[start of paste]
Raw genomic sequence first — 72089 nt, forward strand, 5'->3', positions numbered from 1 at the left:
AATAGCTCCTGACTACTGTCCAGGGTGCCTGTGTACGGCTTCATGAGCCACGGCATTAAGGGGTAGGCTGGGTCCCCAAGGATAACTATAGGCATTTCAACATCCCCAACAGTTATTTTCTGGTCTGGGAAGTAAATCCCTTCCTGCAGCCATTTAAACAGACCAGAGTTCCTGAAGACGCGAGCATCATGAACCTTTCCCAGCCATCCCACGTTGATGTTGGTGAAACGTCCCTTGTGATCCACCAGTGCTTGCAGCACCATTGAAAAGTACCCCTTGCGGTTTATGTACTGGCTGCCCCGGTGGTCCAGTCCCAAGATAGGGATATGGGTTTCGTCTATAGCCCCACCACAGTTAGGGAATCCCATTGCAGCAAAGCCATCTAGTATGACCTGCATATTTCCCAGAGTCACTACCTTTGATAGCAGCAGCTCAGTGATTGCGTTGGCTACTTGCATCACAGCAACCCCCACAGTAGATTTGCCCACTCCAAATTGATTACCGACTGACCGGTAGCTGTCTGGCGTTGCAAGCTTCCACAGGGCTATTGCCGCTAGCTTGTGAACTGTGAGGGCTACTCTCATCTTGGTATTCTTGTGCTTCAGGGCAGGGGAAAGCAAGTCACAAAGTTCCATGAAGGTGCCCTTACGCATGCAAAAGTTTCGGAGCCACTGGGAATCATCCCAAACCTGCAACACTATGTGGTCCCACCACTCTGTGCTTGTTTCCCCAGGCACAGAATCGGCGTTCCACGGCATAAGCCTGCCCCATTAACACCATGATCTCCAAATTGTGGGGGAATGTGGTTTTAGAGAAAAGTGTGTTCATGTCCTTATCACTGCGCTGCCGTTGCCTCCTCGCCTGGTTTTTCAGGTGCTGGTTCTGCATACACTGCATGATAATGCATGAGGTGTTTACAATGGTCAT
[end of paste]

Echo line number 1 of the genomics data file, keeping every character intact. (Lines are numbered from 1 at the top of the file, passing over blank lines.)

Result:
Raw genomic sequence first — 72089 nt, forward strand, 5'->3', positions numbered from 1 at the left: